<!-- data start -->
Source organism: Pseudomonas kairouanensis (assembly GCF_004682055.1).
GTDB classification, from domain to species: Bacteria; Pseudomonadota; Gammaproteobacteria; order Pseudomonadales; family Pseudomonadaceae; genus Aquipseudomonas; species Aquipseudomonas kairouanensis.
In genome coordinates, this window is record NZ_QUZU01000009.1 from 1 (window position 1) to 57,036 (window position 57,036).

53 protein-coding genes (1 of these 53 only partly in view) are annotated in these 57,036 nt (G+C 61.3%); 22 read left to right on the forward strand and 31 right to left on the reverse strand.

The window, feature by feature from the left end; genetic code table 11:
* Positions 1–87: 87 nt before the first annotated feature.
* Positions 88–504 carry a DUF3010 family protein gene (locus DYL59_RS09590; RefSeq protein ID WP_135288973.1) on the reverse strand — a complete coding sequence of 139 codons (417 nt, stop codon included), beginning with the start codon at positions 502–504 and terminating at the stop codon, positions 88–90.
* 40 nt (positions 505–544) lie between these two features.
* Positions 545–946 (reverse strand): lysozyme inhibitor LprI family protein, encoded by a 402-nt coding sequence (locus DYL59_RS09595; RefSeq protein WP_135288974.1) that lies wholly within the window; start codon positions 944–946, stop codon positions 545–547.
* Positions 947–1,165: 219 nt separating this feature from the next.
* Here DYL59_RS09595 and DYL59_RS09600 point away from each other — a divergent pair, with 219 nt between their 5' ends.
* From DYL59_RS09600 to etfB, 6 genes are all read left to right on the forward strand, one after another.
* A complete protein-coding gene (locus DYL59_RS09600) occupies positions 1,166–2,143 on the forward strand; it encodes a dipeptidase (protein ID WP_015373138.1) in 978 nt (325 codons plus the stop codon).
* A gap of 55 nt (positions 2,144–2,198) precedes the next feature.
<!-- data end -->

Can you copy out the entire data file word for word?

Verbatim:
Source organism: Pseudomonas kairouanensis (assembly GCF_004682055.1).
GTDB classification, from domain to species: Bacteria; Pseudomonadota; Gammaproteobacteria; order Pseudomonadales; family Pseudomonadaceae; genus Aquipseudomonas; species Aquipseudomonas kairouanensis.
In genome coordinates, this window is record NZ_QUZU01000009.1 from 1 (window position 1) to 57,036 (window position 57,036).

53 protein-coding genes (1 of these 53 only partly in view) are annotated in these 57,036 nt (G+C 61.3%); 22 read left to right on the forward strand and 31 right to left on the reverse strand.

The window, feature by feature from the left end; genetic code table 11:
* Positions 1–87: 87 nt before the first annotated feature.
* Positions 88–504 carry a DUF3010 family protein gene (locus DYL59_RS09590; RefSeq protein ID WP_135288973.1) on the reverse strand — a complete coding sequence of 139 codons (417 nt, stop codon included), beginning with the start codon at positions 502–504 and terminating at the stop codon, positions 88–90.
* 40 nt (positions 505–544) lie between these two features.
* Positions 545–946 (reverse strand): lysozyme inhibitor LprI family protein, encoded by a 402-nt coding sequence (locus DYL59_RS09595; RefSeq protein WP_135288974.1) that lies wholly within the window; start codon positions 944–946, stop codon positions 545–547.
* Positions 947–1,165: 219 nt separating this feature from the next.
* Here DYL59_RS09595 and DYL59_RS09600 point away from each other — a divergent pair, with 219 nt between their 5' ends.
* From DYL59_RS09600 to etfB, 6 genes are all read left to right on the forward strand, one after another.
* A complete protein-coding gene (locus DYL59_RS09600) occupies positions 1,166–2,143 on the forward strand; it encodes a dipeptidase (protein ID WP_015373138.1) in 978 nt (325 codons plus the stop codon).
* A gap of 55 nt (positions 2,144–2,198) precedes the next feature.